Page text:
Ore-going… going… gone

I just got back from a holiday weekend in Brownsville, Oregon. Two days with no cell phone, no email, no blog, and no internet. I didn’t even read a newspaper.

But though I tried to celebrate the failure of I-864 by spending a couple days forgetting Tim Eyman and his self-serving initiatives, the five-hour road trip each way was grim reminder of what could become of Washington if we were to allow Tim to lead us down the government slashing path that Bill Sizemore carved through the heart of our neighbor to the south.

The first thing I noticed upon crossing the border was the relative state of disrepair of large sections of Interstate 5 compared to the Seattle to Portland stretch. The speed limit was constantly jumping between 50 and 65, depending on the quality of the road surface, or the semi-permanent construction zones that seemed unchanged from last year’s trip.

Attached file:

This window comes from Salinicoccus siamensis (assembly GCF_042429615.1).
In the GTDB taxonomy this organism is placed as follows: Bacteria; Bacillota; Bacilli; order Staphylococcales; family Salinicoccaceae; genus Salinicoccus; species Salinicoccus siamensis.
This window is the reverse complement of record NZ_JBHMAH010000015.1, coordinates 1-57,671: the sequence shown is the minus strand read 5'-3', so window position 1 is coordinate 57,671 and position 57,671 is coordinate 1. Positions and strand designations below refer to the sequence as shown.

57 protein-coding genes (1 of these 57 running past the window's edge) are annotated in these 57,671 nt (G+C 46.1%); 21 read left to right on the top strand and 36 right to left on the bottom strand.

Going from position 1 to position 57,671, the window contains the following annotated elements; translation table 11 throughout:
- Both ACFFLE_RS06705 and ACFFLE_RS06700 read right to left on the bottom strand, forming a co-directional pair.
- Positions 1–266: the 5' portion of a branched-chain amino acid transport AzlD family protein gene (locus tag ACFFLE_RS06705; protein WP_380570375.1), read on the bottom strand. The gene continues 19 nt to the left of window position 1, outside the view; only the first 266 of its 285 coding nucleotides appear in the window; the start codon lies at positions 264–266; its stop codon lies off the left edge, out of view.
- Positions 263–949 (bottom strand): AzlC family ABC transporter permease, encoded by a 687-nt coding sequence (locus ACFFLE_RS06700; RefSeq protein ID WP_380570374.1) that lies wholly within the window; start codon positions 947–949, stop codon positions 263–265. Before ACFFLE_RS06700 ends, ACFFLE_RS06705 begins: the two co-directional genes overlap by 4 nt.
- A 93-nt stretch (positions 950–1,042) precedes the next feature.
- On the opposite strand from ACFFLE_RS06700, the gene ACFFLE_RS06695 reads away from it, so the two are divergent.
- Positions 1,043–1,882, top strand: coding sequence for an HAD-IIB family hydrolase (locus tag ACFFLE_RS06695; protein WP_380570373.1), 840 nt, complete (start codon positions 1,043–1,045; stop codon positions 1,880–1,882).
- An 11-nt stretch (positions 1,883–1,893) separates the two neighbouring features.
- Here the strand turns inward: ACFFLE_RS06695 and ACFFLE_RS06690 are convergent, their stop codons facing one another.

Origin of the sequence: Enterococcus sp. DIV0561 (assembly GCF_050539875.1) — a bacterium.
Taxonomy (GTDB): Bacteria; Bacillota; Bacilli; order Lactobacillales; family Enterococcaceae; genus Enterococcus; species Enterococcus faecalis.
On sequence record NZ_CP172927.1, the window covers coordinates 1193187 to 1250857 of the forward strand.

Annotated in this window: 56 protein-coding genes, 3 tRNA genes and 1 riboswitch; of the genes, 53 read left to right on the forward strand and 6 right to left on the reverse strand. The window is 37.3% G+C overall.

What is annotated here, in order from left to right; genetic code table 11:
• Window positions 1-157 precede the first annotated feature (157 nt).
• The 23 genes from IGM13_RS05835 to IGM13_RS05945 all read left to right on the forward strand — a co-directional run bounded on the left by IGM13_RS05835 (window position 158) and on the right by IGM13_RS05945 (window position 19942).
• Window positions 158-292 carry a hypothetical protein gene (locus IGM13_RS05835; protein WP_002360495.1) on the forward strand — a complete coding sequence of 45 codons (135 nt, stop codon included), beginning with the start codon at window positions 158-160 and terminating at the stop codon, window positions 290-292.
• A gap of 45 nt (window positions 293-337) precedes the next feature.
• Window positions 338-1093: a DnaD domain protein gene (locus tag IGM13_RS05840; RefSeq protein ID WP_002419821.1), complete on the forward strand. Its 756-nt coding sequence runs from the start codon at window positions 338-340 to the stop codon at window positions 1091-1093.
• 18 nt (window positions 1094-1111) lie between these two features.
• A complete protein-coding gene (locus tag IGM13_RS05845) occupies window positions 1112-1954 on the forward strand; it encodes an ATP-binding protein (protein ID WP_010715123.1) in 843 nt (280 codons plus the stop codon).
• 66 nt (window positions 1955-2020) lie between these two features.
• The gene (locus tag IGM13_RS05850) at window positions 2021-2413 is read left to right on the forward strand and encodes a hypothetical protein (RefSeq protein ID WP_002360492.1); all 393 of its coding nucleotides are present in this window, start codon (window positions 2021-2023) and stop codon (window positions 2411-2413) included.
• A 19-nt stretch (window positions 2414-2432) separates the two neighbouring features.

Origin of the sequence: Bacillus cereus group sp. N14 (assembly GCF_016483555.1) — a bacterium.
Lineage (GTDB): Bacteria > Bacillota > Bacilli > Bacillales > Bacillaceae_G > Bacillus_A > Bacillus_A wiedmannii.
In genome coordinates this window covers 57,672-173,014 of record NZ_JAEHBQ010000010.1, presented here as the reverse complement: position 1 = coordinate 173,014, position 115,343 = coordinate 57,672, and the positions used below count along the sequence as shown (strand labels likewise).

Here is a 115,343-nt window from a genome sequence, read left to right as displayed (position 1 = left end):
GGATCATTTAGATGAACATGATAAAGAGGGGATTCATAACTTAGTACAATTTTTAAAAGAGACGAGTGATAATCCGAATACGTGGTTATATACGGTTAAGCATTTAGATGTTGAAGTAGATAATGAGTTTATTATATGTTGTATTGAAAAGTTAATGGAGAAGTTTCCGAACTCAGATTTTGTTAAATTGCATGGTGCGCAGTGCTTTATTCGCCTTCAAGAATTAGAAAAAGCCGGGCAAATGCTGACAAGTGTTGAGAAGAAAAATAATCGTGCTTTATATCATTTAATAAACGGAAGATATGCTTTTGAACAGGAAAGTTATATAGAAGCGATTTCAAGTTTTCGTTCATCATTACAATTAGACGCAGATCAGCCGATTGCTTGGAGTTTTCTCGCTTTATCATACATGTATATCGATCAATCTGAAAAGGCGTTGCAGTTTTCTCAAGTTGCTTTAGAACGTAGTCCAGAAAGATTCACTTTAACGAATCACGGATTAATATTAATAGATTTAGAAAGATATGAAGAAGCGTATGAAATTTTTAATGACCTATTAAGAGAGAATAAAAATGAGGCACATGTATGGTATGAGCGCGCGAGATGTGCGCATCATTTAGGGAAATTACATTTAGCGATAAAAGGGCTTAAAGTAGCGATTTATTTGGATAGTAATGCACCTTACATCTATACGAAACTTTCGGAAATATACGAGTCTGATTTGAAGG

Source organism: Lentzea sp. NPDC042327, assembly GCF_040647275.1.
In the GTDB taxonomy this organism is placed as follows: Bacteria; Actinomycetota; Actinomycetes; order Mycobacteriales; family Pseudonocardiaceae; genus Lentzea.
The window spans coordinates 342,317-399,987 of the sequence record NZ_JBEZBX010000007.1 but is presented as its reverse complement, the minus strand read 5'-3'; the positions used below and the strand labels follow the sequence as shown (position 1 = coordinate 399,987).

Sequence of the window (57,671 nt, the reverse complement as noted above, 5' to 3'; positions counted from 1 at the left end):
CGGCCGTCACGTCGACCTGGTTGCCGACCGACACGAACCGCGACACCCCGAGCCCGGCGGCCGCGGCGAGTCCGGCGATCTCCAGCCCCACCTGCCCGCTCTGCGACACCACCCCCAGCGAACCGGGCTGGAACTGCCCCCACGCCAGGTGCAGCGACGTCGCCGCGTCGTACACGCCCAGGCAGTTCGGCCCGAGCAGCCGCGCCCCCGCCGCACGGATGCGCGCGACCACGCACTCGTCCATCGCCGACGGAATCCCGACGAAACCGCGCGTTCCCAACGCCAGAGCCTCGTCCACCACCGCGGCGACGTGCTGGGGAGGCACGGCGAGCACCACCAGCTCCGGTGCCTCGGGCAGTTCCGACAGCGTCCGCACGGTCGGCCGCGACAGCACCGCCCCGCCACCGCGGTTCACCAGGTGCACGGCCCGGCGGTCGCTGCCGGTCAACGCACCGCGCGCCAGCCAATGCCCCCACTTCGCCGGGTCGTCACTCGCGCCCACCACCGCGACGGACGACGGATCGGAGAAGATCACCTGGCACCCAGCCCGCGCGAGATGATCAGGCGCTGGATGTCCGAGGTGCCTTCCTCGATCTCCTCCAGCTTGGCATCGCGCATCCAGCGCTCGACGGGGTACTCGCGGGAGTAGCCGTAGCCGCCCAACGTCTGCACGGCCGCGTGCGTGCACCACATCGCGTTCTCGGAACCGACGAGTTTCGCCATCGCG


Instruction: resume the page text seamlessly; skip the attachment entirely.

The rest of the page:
Not that the limits seemed to matter; cars were speeding with impunity. During each two-hour Oregon leg of my round-trip journey, I did not see a single state trooper. A couple local sheriffs had set up revenue generating speed traps, but this hardly seemed a deterrent.

Now I know many people would consider the dearth of radar guns a blessing, and I freely admit that I generally drive 5 to 10 miles over the limit at highway speeds. But it is a mixed blessing at best when I’m traveling with my daughter in the car, and some asshole in an Expedition nearly runs me off the road while weaving through traffic at 90 miles-per-hour.

Local residents confirmed my anecdotal observations, and the cuts weren’t just limited to road maintenance and state troopers. From underfunded public schools to hospital closures to a host of other public services we take for granted, quality of life has declined significantly for many families in communities across the state.

Tim Eyman wants us to demand that our state and local governments do more with less, but Oregon is a harsh lesson in reality. When you cut revenues beyond the bone, governments will do less with less.

In the end, that’s the biggest reason why I-864 failed to generate support: voters understood that they weren’t just being asked to cut taxes… they were being asked to cut essential services.